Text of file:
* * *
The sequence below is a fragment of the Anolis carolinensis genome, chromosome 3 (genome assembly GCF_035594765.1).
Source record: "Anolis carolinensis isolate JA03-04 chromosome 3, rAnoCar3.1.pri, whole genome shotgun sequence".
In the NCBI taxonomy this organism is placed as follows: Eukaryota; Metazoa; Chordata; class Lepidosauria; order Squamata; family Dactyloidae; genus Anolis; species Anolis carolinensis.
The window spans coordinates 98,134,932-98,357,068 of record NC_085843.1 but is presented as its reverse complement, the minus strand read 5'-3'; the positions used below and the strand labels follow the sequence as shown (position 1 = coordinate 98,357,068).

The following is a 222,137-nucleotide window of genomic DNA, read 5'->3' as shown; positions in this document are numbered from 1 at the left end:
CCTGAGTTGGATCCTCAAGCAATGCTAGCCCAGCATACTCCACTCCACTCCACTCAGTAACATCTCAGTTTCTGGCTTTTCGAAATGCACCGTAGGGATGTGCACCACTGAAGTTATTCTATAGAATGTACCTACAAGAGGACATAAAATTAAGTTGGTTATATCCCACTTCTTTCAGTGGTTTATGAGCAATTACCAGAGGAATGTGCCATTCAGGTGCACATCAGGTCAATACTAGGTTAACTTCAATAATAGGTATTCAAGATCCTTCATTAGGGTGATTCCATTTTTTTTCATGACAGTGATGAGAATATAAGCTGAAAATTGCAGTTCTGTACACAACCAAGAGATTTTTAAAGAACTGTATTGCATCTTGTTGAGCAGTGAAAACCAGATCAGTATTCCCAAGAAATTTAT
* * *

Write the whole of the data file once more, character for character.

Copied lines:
The sequence below is a fragment of the Anolis carolinensis genome, chromosome 3 (genome assembly GCF_035594765.1).
Source record: "Anolis carolinensis isolate JA03-04 chromosome 3, rAnoCar3.1.pri, whole genome shotgun sequence".
In the NCBI taxonomy this organism is placed as follows: Eukaryota; Metazoa; Chordata; class Lepidosauria; order Squamata; family Dactyloidae; genus Anolis; species Anolis carolinensis.
The window spans coordinates 98,134,932-98,357,068 of record NC_085843.1 but is presented as its reverse complement, the minus strand read 5'-3'; the positions used below and the strand labels follow the sequence as shown (position 1 = coordinate 98,357,068).

The following is a 222,137-nucleotide window of genomic DNA, read 5'->3' as shown; positions in this document are numbered from 1 at the left end:
CCTGAGTTGGATCCTCAAGCAATGCTAGCCCAGCATACTCCACTCCACTCCACTCAGTAACATCTCAGTTTCTGGCTTTTCGAAATGCACCGTAGGGATGTGCACCACTGAAGTTATTCTATAGAATGTACCTACAAGAGGACATAAAATTAAGTTGGTTATATCCCACTTCTTTCAGTGGTTTATGAGCAATTACCAGAGGAATGTGCCATTCAGGTGCACATCAGGTCAATACTAGGTTAACTTCAATAATAGGTATTCAAGATCCTTCATTAGGGTGATTCCATTTTTTTTCATGACAGTGATGAGAATATAAGCTGAAAATTGCAGTTCTGTACACAACCAAGAGATTTTTAAAGAACTGTATTGCATCTTGTTGAGCAGTGAAAACCAGATCAGTATTCCCAAGAAATTTAT